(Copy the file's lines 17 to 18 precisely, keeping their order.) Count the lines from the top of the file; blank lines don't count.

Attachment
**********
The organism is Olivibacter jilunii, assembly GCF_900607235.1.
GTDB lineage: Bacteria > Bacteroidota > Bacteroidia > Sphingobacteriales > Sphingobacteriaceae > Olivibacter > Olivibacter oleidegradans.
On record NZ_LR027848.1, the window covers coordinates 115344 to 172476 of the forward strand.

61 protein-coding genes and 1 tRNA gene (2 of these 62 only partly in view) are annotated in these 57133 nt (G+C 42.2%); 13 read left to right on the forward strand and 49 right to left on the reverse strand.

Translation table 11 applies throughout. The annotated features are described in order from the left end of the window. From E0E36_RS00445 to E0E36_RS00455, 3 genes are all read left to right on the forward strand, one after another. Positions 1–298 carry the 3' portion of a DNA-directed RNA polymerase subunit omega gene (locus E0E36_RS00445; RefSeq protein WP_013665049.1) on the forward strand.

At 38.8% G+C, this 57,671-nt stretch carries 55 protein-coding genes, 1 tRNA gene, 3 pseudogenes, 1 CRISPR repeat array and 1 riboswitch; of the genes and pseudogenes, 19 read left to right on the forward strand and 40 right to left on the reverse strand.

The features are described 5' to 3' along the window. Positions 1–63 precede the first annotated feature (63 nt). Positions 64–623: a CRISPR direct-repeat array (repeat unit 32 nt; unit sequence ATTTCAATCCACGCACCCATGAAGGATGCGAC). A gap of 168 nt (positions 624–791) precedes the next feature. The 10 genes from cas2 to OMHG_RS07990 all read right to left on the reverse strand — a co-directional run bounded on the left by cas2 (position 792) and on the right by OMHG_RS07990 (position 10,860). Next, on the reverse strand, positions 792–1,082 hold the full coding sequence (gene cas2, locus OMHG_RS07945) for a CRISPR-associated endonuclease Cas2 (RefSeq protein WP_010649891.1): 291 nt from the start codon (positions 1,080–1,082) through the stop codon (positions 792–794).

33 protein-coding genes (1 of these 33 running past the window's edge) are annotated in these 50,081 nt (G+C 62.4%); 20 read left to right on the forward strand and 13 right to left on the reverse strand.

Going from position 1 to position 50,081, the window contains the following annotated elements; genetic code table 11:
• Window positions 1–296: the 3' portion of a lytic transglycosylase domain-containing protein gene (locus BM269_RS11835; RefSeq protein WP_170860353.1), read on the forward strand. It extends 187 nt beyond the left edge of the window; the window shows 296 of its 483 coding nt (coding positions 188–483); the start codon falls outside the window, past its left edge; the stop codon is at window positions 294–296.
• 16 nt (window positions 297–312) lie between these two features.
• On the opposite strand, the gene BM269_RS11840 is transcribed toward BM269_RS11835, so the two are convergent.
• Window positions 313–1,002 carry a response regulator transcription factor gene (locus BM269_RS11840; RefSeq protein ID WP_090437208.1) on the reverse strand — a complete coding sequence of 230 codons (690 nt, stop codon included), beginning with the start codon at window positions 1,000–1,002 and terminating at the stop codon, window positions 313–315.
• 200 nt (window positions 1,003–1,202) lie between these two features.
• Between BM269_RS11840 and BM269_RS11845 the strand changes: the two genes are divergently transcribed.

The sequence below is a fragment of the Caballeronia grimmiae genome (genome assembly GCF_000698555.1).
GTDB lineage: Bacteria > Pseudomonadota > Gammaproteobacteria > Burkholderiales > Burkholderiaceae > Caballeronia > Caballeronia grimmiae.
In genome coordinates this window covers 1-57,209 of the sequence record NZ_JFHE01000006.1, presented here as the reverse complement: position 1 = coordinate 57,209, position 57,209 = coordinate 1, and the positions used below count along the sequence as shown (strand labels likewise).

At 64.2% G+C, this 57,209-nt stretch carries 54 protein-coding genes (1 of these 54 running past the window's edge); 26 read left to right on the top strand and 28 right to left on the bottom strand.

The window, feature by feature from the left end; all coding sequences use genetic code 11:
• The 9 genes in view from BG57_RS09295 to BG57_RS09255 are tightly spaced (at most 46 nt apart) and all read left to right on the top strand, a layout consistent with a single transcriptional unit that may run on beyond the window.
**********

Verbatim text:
GTDB lineage: Bacteria > Pseudomonadota > Gammaproteobacteria > Burkholderiales > Burkholderiaceae > Caballeronia > Caballeronia grimmiae.
In genome coordinates this window covers 1-57,209 of the sequence record NZ_JFHE01000006.1, presented here as the reverse complement: position 1 = coordinate 57,209, position 57,209 = coordinate 1, and the positions used below count along the sequence as shown (strand labels likewise).